Emergency flood preparedness – Québec delivers readiness plan

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Carl Hager

The flood disaster that struck municipalities in the Pontiac and elsewhere last spring has triggered a response from Québec government. One of the main points of the 24-point action plan requires every municipality to develop its own disaster plan.

Carl Hager

The flood disaster that struck municipalities in the Pontiac and elsewhere last spring has triggered a response from Québec government. One of the main points of the 24-point action plan requires every municipality to develop its own disaster plan.
Public Security Minister Martin Coiteux said the government will provide funding to municipalities to help with their preparedness plans, although few details were available. It is not clear how the $20 million earmarked for updating floodplain maps nor the $20 million for updated relief plans will be distributed to municipalities.
The Municipality of Pontiac Mayor, Joanne Labadie, said that her municipality will be asking the government for financial assistance and environmental permission to build a dyke to protect the village core. A store of bags has already been purchased, and sand will be stored in order to be ready for the next emergency. The Pontiac Journal has asked for feedback from other municipalities but they are trying to digest the news and have no comment at the moment.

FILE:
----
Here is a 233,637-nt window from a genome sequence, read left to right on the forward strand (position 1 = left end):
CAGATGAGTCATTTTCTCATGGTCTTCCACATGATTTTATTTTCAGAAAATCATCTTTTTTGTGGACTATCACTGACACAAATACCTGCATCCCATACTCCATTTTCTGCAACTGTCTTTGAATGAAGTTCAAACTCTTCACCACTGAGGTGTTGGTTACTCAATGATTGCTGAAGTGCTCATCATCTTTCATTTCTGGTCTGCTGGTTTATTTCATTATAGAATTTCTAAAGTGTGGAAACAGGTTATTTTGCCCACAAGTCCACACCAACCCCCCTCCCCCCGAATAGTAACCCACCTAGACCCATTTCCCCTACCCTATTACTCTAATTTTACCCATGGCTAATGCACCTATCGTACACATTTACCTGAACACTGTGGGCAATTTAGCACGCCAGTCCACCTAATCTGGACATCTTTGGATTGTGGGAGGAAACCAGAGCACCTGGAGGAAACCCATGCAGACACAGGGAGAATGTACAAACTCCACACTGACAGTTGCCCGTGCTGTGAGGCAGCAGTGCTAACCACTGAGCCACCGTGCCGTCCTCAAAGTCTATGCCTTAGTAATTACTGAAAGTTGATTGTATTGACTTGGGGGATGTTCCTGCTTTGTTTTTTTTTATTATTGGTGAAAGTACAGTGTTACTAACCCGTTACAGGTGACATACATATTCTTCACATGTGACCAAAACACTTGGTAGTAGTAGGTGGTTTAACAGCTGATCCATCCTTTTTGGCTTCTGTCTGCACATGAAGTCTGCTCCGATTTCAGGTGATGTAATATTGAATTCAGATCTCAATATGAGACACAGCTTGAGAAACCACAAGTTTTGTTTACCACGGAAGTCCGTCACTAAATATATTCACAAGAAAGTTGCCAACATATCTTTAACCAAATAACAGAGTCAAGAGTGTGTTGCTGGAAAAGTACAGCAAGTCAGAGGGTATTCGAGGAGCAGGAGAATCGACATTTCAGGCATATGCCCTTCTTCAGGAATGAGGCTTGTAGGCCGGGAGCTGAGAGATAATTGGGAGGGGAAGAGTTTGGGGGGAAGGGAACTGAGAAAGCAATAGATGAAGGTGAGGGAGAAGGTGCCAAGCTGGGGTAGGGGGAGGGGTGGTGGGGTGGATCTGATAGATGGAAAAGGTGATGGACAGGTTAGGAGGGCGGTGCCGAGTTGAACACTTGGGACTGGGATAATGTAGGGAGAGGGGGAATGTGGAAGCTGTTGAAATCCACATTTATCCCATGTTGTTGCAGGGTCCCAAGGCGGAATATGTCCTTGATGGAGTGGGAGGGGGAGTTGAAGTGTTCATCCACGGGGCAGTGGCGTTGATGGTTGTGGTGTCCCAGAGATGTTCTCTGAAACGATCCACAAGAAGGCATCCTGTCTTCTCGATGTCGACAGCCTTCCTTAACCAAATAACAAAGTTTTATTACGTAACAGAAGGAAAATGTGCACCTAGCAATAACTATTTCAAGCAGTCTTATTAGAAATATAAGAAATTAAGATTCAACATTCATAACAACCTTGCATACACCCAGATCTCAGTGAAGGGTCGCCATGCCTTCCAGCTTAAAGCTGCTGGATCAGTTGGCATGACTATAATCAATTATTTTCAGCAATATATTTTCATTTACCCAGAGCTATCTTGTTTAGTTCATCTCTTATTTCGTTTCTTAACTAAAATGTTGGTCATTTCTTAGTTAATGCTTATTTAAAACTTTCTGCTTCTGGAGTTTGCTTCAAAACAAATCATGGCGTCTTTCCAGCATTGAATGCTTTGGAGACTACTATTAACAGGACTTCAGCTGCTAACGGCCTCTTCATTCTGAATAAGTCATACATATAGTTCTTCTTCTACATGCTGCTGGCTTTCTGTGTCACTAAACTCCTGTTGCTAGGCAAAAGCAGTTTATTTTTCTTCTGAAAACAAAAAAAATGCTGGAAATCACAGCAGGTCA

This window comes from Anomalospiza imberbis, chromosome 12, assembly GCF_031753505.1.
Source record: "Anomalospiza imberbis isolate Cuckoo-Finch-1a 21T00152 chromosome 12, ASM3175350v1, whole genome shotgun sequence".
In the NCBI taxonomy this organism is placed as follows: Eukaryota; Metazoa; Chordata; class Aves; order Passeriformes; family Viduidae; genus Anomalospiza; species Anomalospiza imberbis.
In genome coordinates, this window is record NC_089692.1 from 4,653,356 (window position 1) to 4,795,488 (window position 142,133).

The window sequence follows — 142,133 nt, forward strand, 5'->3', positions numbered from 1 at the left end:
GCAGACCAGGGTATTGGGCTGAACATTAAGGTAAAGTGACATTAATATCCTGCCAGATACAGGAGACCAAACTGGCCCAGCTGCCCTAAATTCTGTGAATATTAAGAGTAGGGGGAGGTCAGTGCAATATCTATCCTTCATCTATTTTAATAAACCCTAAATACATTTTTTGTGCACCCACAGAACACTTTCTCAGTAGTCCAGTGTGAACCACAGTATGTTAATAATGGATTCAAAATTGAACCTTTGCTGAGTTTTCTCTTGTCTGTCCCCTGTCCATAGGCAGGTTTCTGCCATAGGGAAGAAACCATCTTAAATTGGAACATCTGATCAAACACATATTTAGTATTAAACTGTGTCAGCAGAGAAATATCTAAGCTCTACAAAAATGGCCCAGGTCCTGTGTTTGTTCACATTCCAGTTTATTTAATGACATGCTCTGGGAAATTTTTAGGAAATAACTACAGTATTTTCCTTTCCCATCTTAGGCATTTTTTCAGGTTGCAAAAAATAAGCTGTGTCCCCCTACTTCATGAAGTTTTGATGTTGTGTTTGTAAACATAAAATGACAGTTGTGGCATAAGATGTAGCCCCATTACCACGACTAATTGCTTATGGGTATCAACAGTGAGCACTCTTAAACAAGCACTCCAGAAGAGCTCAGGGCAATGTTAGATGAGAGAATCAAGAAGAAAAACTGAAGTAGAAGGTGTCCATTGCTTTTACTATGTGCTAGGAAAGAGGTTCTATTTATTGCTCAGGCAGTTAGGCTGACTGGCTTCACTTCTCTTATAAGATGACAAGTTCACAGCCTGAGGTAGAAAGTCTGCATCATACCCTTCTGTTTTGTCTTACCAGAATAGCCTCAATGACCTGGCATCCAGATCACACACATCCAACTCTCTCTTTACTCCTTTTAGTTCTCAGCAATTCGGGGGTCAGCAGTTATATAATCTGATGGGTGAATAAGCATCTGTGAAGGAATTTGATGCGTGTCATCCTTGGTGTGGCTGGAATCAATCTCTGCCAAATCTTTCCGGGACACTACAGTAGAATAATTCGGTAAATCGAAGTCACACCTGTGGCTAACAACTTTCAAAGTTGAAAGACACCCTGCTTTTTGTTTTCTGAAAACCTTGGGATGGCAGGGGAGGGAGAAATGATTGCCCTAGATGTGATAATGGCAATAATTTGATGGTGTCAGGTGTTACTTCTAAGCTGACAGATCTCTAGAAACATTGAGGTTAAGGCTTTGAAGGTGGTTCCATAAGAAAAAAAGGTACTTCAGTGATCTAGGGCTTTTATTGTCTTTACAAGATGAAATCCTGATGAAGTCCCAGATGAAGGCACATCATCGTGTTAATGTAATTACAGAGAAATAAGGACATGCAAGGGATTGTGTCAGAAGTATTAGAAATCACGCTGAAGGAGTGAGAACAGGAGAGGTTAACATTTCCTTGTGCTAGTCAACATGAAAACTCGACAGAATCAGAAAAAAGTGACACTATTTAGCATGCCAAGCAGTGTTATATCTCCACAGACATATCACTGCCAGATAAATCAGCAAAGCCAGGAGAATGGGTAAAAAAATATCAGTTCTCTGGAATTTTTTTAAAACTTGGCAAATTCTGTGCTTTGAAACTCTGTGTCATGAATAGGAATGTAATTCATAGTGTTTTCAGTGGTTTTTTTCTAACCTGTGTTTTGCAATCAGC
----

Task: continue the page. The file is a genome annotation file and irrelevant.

The government was deluged by the thousands of claims that arose from flood damages, and it was clearly not prepared to handle the requests for aid by residents in a systematic and efficient way. In response, the ministry is training staff to increase effectiveness when managing claims. Part of the action plan allows municipalities to handle claims themselves if they wish. The aim is to expedite claims to prevent people being left in limbo for months.
With about a hundred people still being housed in hotels because of the 2017 floods, it is clear that the government and municipalities have work to do, not only with the after-effects, but with future construction as people flock to the
waterfront when looking for their ideal home.